Author vstinner
Recipients benjamin.peterson, gz, pitrou, poolie, r.david.murray, vila, vstinner
Date 2011-12-21.18:27:38
SpamBayes Score 0.0
Marked as misclassified No
Message-id <4EF22598.6080900@haypocalc.com>
In-reply-to <1324429950.17.0.0585650740961.issue13643@psf.upfronthosting.co.za>
Content
> Having more than one encoding on unix is already a reality, there's nothing to stop someone setting LANG=de_DE.UTF-8 and LC_MESSAGES=C say.

Nope. The locale encoding is chosen using LC_ALL, LC_CTYPE or LANG 
variable: use the first non-empty variable. LC_MESSAGES doesn't affect 
the encoding. Example:

$ LANG=de_DE.iso88591 LC_MESSAGES=fr_FR.UTF-8 python -c 'import os, 
locale; locale.setlocale(locale.LC_ALL, ""); 
print(locale.getpreferredencoding(), repr(os.strerror(23)))'
('ISO-8859-1', "'Trop de fichiers ouverts dans le syst\\xe8me'")

$ LANG=de_DE.UTF-8 LC_MESSAGES=fr_FR.UTF-8 python -c 'import os, locale; 
locale.setlocale(locale.LC_ALL, ""); 
print(locale.getpreferredencoding(), repr(os.strerror(23)))'
('UTF-8', "'Trop de fichiers ouverts dans le syst\\xc3\\xa8me'")

 > The real lesson is not that having more than one encoding
 > is dangerous, but that having incompatible encodings is dangerous.

Yes, and ASCII and UTF-8 are incompatible. ASCII is unable to decode an 
UTF-8 encoded string.

 > Expanding the filesystem default encoding to utf-8
 > should be a very narrow change, mostly just affecting io
 > and os operations.

It affects everything because filenames are used everywhere.

 > On modern systems, this problem is solved by making the
 > standard encoding UTF-8.  So it is unfortunate that, when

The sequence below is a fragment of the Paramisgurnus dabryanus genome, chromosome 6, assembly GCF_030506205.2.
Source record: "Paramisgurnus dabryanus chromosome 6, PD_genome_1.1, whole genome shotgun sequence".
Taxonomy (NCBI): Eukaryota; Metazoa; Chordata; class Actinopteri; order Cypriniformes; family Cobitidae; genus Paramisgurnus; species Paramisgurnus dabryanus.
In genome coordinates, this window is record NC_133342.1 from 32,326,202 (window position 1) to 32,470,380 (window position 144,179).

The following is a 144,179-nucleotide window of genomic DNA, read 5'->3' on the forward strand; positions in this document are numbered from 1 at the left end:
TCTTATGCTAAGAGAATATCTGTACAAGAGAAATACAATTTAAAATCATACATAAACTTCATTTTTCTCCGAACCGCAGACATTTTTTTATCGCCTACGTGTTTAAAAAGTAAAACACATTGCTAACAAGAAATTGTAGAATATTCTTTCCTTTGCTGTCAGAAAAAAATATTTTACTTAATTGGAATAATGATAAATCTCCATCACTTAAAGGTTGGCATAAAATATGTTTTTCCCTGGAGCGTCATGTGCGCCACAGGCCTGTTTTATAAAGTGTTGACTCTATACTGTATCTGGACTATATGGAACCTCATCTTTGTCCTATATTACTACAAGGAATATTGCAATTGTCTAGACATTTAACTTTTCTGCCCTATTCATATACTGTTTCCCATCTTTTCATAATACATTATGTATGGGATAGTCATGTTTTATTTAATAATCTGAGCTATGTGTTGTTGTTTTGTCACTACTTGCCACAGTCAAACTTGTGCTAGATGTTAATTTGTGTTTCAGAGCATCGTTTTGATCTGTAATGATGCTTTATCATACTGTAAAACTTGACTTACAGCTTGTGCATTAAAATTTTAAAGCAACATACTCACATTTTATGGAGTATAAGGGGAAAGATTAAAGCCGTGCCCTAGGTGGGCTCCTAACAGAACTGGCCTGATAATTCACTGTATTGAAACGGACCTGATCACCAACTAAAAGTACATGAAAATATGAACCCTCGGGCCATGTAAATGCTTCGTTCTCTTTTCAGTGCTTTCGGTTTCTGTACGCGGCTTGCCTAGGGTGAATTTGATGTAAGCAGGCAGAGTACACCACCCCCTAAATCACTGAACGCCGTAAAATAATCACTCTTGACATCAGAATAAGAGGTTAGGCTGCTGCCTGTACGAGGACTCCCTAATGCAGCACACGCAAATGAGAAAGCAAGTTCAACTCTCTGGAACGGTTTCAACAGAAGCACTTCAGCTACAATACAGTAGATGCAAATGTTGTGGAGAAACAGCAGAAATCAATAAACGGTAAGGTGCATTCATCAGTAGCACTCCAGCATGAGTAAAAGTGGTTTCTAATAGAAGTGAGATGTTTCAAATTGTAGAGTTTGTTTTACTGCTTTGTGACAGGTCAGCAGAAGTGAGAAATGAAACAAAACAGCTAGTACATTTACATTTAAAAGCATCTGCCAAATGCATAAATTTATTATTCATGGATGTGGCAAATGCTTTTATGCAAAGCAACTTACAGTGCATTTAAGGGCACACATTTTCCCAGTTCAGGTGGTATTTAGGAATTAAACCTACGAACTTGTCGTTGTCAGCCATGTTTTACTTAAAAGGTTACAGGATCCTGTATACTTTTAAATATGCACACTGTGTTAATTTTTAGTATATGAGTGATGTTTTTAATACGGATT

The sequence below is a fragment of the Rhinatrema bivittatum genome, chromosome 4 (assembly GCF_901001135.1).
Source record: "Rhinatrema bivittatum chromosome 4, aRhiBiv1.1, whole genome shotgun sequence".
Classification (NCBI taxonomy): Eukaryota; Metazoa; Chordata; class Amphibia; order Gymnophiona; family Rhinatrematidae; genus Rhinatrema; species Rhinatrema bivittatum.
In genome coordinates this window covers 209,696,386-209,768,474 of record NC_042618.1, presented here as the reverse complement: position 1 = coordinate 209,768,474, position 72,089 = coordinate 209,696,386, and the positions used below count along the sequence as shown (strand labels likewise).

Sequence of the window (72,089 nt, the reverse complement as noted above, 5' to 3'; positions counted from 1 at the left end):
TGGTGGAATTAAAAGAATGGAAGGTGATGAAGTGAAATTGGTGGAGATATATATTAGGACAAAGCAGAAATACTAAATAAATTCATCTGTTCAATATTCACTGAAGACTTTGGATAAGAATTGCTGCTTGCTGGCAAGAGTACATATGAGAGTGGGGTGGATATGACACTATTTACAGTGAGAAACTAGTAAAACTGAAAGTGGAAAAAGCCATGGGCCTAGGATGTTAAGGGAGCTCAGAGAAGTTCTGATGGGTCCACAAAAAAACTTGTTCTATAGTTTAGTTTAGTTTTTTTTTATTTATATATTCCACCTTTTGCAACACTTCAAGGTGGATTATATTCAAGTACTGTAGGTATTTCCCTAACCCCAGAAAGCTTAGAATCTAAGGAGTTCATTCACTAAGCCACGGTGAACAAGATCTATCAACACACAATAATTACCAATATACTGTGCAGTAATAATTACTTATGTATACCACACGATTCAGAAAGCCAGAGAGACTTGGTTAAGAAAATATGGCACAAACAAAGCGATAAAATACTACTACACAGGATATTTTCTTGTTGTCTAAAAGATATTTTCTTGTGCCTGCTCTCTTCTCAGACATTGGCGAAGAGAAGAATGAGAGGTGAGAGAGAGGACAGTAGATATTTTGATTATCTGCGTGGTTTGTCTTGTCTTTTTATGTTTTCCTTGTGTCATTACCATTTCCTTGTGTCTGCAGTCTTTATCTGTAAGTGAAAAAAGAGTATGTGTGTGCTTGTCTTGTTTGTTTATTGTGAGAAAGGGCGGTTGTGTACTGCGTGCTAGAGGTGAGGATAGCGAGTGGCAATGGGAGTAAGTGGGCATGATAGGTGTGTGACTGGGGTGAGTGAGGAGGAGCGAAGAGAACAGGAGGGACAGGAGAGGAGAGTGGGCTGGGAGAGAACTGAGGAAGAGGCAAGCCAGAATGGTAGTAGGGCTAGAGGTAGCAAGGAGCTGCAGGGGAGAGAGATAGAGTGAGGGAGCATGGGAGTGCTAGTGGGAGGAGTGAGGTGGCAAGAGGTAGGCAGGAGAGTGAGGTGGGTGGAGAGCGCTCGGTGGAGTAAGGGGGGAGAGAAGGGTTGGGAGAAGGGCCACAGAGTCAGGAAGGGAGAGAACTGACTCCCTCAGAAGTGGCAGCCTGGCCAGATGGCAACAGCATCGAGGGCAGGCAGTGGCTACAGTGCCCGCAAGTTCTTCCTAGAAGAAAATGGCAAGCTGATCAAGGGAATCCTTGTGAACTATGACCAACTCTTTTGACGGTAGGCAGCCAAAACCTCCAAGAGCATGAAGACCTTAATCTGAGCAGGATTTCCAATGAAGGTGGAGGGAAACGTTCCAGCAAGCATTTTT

> no locale is set, Python3 defaults to ascii for the filesystem.

Python doesn't invent an encoding: ASCII is the result of 
nl_langinfo(CODESET). Example:

$ python3 -c "import locale; print(locale.nl_langinfo(locale.CODESET))"
UTF-8
$ LANG=C python3 -c "import locale; 
print(locale.nl_langinfo(locale.CODESET))"
ANSI_X3.4-1968

 >> $ LANG=C python3 -c "import os; print(os.listdir())"
 >> ['h\udcc3\udca9h\udcc3\udca9']

 > It's possible to work around this in some cases, such as listdir,
 > by coping with the result including some byte strings, and then
 > manually decoding them.  But there are, iirc, other cases where
 > the call just fails and there is no easy workaround.

In Python 3, os.listdir(str) *CANNOT* fail because of a Unicode decode 
error thanks to the PEP 393. In Python 2, it works differently (return 
the raw bytes filename if decoding fails).

 > Windows and Mac have annoying bugs too, even bugs specifically
 > about Unicode.

Windows supports Unicode since Windows 95 and fully support all Unicode 
characters since Windows 2000.

Mac enforces UTF-8. For example, it is not possible to *create* a 
filename with invalid UTF-8 name. It looks like it always use UTF-8 on 
the command line.

On Linux, we cannot rely on anything except of the locale encoding. We 
try to use Unicode API when it's possible (e.g. use wcstime() instead of 
strftime()), but quite all functions use byte strings and so rely on the 
locale encoding.
History
Date User Action Args
2011-12-21 18:27:39vstinnersetrecipients: + vstinner, pitrou, vila, benjamin.peterson, r.david.murray, gz, poolie
2011-12-21 18:27:38vstinnerlinkissue13643 messages
2011-12-21 18:27:38vstinnercreate